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Alan Watts was overzealous in his basic income prediction — but he wasn't wrong
A guaranteed basic income is an old solution to a new problem of labor automation.
- Economist Robert Theobald coined the team 'basic living guarantee' in the 1960s.
- He believed that we were going to suffer problems because of an overabundance of resources.
- Philosopher Alan Watts spoke about the possibility of an economic utopia through a universal basic income.
The perceived threat of labor-ending automation, a stratified elite class, and increasingly complex occupations have left some worried about the fate of their livelihoods and jobs. It's feared that a seemingly useless class may be the end sum of this unfettered march of technological and economic progress.
The answer to this problem, from some corners of academia and governments, has been an enthusiastic call for a basic income – also referred to as Universal Basic Income (UBI) or Guaranteed Basic Income (GBI). This solution to a potential economic catastrophe has actually been floating around for quite some time. In the 1960s, a few philosophers and economists foresaw in the tea leaves this far-off solution for a still growing problem.
Early proponents of a guaranteed income
Economist and futurist Robert Theobald first rang the alarm bells on this economic threat, which at the time didn't have a name to it. Theobald believed that the threat to the American and subsequently world economy wasn't one of scarcity but abundance. His views were in direct contrast to the traditional strain of economics worrying more about scarcity. Theobald looked at the technology of the time and realized that the promise of future development would lead to even greater automated abundance in the future.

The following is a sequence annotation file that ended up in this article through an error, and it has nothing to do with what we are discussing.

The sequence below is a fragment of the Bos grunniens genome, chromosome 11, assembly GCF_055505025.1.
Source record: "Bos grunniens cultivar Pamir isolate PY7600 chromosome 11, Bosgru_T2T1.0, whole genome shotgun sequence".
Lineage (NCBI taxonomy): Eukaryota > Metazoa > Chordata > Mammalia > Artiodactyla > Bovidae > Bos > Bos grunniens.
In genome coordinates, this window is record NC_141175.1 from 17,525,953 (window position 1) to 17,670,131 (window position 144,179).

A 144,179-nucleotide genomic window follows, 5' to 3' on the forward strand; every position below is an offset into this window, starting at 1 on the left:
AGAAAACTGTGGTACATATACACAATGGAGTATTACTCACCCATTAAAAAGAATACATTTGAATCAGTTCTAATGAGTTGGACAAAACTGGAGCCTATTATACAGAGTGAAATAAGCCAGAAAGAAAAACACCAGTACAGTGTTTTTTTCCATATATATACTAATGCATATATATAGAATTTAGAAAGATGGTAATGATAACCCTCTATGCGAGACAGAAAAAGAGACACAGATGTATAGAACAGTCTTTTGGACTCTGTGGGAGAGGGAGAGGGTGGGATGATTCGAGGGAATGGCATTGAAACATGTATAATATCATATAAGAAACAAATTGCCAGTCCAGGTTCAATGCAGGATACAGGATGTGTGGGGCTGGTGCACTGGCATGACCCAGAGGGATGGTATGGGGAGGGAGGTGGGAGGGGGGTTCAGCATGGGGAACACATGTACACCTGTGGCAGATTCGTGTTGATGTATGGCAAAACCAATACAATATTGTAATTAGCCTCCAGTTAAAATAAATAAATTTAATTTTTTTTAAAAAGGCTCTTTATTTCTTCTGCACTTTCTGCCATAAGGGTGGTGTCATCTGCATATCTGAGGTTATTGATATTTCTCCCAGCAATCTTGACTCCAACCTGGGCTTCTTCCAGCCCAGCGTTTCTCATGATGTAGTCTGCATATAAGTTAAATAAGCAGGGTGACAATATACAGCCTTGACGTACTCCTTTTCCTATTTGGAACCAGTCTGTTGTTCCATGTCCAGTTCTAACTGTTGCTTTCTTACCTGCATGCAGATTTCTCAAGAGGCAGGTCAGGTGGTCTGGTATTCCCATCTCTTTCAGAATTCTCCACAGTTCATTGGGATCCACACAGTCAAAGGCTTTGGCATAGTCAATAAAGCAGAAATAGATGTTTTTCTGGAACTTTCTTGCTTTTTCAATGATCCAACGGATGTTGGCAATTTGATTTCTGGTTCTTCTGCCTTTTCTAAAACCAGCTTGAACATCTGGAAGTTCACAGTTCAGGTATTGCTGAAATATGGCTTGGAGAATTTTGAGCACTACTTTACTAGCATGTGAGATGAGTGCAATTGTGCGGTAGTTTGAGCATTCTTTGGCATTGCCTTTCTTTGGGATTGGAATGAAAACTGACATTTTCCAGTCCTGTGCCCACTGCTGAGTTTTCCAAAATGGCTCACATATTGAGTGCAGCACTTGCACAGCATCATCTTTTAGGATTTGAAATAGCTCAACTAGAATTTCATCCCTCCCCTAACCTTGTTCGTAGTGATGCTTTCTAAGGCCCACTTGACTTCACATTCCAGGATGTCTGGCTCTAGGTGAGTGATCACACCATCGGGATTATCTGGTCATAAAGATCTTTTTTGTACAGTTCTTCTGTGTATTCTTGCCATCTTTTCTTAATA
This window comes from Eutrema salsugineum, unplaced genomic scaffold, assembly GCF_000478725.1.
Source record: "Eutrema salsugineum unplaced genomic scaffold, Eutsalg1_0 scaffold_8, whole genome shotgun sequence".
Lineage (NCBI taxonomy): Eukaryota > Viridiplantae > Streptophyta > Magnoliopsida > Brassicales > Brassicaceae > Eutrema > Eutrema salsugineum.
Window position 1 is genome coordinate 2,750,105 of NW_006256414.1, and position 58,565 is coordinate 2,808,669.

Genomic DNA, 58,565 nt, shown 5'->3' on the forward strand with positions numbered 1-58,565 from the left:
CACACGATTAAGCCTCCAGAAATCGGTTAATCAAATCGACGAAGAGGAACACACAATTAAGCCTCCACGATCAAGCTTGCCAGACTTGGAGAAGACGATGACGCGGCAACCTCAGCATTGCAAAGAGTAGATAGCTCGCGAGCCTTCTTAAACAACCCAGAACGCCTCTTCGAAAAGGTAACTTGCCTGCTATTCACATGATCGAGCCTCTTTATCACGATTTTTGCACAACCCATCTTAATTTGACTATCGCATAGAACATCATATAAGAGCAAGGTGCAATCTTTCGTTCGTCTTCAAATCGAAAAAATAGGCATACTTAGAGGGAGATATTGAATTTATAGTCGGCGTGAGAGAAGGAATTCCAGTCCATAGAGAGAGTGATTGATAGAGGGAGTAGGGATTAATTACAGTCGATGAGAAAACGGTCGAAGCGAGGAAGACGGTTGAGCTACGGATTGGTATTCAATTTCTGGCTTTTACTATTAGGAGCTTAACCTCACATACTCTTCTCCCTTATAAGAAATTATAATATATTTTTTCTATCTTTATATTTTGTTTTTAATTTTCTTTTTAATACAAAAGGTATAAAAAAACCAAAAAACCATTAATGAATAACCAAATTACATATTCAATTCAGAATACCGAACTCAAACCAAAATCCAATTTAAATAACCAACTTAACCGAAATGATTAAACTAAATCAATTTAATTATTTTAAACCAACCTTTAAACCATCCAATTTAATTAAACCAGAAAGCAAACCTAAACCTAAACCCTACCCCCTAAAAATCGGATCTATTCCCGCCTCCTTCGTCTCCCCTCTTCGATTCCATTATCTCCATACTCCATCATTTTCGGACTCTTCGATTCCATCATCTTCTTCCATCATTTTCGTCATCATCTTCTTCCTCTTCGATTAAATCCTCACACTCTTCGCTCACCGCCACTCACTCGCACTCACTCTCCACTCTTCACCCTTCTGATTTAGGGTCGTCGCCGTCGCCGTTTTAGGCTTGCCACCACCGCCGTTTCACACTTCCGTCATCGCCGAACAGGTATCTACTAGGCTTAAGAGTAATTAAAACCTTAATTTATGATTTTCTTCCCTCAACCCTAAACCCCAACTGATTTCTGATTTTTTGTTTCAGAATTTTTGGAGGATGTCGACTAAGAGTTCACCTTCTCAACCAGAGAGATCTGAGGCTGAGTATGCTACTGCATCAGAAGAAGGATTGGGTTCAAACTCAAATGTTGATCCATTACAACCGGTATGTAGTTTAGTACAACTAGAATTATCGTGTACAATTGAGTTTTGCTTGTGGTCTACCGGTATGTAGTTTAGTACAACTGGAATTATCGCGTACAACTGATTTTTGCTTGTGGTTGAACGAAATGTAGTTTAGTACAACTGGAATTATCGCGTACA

In his essay, Free Men and Free Markets, Theobald argued that technological progress would free surplus labor and capital in such a way that it would eventually prove detrimental to the society if this excess human capital wasn't fully utilized. He predicted that the mass of wealth would be transferred largely to the rich, which would fuel dissent and resentment among the lower classes. To avoid the looming disaster, he called for a "basic living guarantee". Theobald states:
"Unemployment rates must…be expected to rise. This unemployment will be concentrated among the unskilled, the older worker and the youngster entering the labor force. Minority groups will also be hard hit. No conceivable rate of economic growth will avoid this result."
Philosopher Alan Watts, who at the time called Theobald "an avant-garde economist," took the idea one step further and tried to imagine what sort of psychological and sociological issues a basic income would rile up. Not only did he imagine what the after effects of this radical change would bring, but what kind of psychic change would be needed to also bring about a new way we think about money.
Automation and basic income
Alan Watts believed that we still place an unjustified fixation on the notion of a job or employment, which he said predates back to our pre-technological days.
"Isn't it obvious that the whole purpose of machines is to get rid of work? When you get rid of the work required for producing basic necessities, you have leisure – time for fun or new and creative explorations and adventures."
The problem is we don't see that as the case. If you follow the outcome of automation to its logical end, you'll realize that the whole purpose is to eventually eliminate any human interference in rote menial tasks. But if the casualties of this instead creates a new invalid serfdom class, our entire capitalistic structure will become severely strained.